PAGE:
When people used to ask me, “What do you do?” I would reply, “I am an activist.” Their eyes glazed over and not knowing what to say next, they would cautiously smile and nod, and that would be the end of it. In recent years, I have begun trying to put people more at ease and gently pull them into conversation, if I have any desire to talk about my work or socially connect with others.

On occasion, the people asking me about my work would get defensive and attempt to make me feel guilty for being what they see as an ungrateful sh-t disturber. They are pretty sure that I have it all wrong. It would seem that they know more about the issues facing blind people and how to be an activist in the disability field. This is why blind people are one of the most oppressed groups in Canada--people thinking they know more, taking control over the affairs of our lives and speaking for us. There is definitely room for contribution from others, but if progress is to be made, it should be a supportive role only.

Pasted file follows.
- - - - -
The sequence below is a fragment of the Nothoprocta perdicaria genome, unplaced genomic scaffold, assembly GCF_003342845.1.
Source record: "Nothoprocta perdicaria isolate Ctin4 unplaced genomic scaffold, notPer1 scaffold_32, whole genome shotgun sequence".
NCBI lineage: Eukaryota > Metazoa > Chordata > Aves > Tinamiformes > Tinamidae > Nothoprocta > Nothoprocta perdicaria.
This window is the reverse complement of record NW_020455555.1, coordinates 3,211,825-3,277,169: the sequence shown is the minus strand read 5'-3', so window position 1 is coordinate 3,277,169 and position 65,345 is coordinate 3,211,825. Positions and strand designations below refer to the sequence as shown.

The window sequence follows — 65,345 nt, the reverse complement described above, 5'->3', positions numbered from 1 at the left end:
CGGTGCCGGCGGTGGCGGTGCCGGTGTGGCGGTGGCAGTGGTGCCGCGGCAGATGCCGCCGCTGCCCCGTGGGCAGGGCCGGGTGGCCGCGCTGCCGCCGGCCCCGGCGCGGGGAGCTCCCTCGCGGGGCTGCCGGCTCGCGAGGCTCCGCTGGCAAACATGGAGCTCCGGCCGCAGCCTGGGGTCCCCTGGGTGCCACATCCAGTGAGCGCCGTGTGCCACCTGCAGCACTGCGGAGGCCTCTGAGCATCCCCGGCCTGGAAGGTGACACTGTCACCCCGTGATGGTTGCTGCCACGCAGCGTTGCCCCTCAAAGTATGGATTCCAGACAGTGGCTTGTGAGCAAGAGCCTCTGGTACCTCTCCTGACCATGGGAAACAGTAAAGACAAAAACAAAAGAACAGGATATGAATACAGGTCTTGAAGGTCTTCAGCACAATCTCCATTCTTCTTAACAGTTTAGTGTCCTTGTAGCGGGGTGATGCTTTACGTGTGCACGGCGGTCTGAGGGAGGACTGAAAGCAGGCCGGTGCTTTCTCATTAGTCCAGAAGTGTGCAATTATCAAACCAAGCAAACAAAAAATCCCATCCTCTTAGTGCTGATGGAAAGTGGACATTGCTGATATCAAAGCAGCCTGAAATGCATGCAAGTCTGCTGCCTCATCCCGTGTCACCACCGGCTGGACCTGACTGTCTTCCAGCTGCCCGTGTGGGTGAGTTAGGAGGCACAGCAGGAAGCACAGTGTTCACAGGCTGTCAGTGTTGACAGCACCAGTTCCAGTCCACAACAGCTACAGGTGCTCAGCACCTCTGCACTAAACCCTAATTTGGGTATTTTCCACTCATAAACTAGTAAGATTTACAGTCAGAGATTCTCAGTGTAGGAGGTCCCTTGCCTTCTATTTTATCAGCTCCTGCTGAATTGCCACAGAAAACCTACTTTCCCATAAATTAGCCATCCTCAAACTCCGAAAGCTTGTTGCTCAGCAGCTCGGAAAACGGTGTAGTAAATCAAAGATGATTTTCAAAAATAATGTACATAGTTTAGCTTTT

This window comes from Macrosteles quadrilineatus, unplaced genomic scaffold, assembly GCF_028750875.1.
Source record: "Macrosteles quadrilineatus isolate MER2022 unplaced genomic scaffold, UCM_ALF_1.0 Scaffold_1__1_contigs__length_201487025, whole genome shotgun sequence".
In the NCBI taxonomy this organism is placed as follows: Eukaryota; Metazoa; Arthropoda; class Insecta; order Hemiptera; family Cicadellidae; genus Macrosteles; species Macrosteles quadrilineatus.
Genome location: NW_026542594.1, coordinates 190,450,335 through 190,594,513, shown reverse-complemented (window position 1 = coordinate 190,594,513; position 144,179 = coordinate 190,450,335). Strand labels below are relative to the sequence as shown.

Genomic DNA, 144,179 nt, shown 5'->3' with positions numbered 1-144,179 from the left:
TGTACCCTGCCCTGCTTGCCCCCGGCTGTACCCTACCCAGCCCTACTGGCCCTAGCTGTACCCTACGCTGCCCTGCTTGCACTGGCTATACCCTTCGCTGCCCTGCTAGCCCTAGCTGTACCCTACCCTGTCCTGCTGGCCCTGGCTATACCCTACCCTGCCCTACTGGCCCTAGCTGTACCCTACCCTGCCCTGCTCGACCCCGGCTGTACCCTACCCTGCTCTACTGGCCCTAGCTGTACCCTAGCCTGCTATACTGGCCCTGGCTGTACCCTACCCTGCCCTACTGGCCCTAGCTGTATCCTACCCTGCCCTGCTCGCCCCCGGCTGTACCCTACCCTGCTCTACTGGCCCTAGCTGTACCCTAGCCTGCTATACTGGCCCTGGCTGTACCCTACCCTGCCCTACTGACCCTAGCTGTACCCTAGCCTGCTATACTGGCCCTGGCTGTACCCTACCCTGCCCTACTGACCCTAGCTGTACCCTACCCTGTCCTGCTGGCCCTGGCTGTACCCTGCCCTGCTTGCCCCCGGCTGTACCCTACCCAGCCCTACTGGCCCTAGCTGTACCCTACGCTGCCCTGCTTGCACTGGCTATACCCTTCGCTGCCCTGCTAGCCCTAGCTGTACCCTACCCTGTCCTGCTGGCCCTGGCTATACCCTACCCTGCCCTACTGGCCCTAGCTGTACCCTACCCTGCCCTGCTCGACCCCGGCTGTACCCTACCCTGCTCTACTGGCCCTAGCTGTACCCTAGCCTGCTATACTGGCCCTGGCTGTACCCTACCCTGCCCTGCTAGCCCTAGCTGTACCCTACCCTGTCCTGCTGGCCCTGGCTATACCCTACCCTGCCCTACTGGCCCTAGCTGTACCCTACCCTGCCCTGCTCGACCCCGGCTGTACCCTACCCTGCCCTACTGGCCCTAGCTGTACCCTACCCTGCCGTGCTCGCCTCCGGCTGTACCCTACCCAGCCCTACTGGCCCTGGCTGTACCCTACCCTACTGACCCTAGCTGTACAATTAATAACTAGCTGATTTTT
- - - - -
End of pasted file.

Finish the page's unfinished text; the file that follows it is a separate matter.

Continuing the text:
So how do I keep going amidst this lack of support and validation? As a vision impaired person living in poverty, I get a certain amount of validation from my fellow disability and poverty activists, but not so much, because most are living the struggle and have little energy for the movement, never mind for nurturing themselves or others.

In order to obtain support and encouragement, I have reached out to activists in other fields, who may not live or understand the issues of blindness and poverty, but who are savvy enough to know that they should take my word for how I experience things. Activists from other disciplines have similar experiences in their work. I enjoy the opportunity to listen and contribute to discussion outside of the blindness and anti-poverty movements--it’s sometimes a breath of fresh air, even though it is still about struggle.